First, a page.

In the first of a week-long series looking back at the last 10 years in culture, The National's fashion editor remembers the trends that defined the decade.
Fashion: the decade in retrospect
The end of the last decade was wild. We partied because it really was 1999, we sincerely believed the world's technology would crash thanks to Y2K and we looked forward to being happier, wiser and more enlightened during the 21st century. Ten years on, in less apocalyptic mood, most of the world's endeavours haven't quite worked out like that, and as we reflect on its events, this decade's turn will, for many, be marked sotto voce.
Fashion, though, lives entirely in the moment. Ask a fashionista to look back at the previous decade and ahead to the forecasted trends and she will be certain that the exact combination of shoulder-width, skirt-length and heel-height that she is wearing right now represents the Platonic ideal of style. In fact, she can't think what she was doing all those months ago when she emulated Gwyneth Paltrow's platform booties with bare legs. She knows better now, of course and there's no way she'll be buying those frumpy kitten heels: those are for fashion victims.
Delusional? Perhaps, but excellent news for fashion anthropologists who look to costume to reflect wider trends in society. So what did the last decade's clothing trends tell us about the world? Oh so much. Thanks to fast fashion, retail has become responsive to every mood and necessity, from dealing with an unseasonably warm winter (climate change, anyone?) to anti-war sentiment (keffiyehs on student campuses and in H&M stores the world over).
From the heights of conspicuous consumption to the depths of recessionista austerity, in the developed world fashion in the Noughties has consistently held up a mirror to society's movements. Let's take Boho as an example. In its many incarnations, boho can be seen as the prevailing style of the Noughties. When it first started to filter through, back in 2000, it was as a reaction to the futuristic fabrics, linear cuts, icy colours and glittering ostentation of millennial fashion, the apotheosis of Nineties minimalism. This was the peak of Hussein Chalayan's conceptual clothing engineering, and spiritual puritanism was vying with a slightly reckless search for excess, courtesy Versace. But the catwalks of Dolce & Gabbana saw long, hippyish lines and bright colours, while the king of Boho, Matthew Williamson, was at the height of his powers.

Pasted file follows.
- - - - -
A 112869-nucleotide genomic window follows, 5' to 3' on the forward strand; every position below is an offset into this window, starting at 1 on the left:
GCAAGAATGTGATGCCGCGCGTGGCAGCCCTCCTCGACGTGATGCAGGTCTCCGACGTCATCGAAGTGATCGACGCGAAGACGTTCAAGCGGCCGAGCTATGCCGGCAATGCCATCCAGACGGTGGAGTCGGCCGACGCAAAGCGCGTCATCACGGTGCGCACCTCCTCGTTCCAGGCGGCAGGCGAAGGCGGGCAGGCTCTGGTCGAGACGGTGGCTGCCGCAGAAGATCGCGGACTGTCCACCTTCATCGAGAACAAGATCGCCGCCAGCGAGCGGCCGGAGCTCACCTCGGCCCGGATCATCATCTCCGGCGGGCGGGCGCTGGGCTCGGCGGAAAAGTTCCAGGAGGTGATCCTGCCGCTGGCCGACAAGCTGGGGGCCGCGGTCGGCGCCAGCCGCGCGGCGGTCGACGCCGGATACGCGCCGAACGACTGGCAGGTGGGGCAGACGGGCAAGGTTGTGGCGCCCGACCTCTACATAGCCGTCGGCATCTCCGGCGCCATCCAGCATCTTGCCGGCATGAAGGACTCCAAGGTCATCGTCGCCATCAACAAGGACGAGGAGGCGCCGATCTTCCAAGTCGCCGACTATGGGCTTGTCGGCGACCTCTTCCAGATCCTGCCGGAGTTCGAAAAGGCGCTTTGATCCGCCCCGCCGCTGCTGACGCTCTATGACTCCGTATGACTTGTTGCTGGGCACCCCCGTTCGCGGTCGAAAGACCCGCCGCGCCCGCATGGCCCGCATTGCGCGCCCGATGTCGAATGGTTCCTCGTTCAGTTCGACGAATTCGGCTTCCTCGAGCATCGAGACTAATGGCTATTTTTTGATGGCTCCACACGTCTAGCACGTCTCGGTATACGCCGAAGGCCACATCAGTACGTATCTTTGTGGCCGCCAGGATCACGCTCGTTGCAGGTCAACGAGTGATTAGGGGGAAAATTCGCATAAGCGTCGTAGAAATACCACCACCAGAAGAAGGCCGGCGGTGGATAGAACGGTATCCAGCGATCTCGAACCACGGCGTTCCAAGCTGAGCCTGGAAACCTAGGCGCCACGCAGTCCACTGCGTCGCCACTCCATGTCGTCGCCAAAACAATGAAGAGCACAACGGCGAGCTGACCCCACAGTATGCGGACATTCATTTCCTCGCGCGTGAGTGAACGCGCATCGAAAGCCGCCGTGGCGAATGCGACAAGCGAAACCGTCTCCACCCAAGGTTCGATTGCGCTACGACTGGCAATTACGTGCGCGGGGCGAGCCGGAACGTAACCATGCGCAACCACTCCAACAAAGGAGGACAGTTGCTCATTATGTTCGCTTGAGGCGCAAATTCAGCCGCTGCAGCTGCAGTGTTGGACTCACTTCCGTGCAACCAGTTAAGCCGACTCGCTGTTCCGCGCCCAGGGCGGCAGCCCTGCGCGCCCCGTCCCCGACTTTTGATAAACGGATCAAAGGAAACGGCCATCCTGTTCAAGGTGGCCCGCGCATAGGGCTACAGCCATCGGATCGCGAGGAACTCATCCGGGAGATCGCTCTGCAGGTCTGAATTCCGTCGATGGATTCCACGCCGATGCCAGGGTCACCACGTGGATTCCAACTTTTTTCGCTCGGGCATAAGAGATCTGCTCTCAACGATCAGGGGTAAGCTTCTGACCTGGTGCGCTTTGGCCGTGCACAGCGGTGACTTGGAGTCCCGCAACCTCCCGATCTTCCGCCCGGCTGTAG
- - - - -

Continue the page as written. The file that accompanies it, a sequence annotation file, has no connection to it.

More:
Fashion has a symbiotic relationship with music and art, and these movements went hand in hand with trends in those areas: the synthetic sounds of Britney Spears, Steps and Robbie Williams slowly being superseded by the lo-fi likes of Strokes and the Dandy Warhols, and the marketing-heavy contemporary art scene being challenged by graffiti artists such as Banksy and Blek Le Rat. Socially, the (false, as it turns out) promise of the Y2K millennial meltdown had kicked off a certain back-to-basics nostalgia to counter the optimistic futurism of 1999. Survivalists in the US took to the hills, armed with guns, ready to defend their belongings against the expected looters, while even in the suburbs of the West people stocked up on water, tinned food and petrol. Sure everyone felt a bit foolish the next day, when the technological infrastructure remained intact, but it had its effect: people began to cocoon, to seek comfort and creative fulfilment in their lives - and, of course, in their clothes.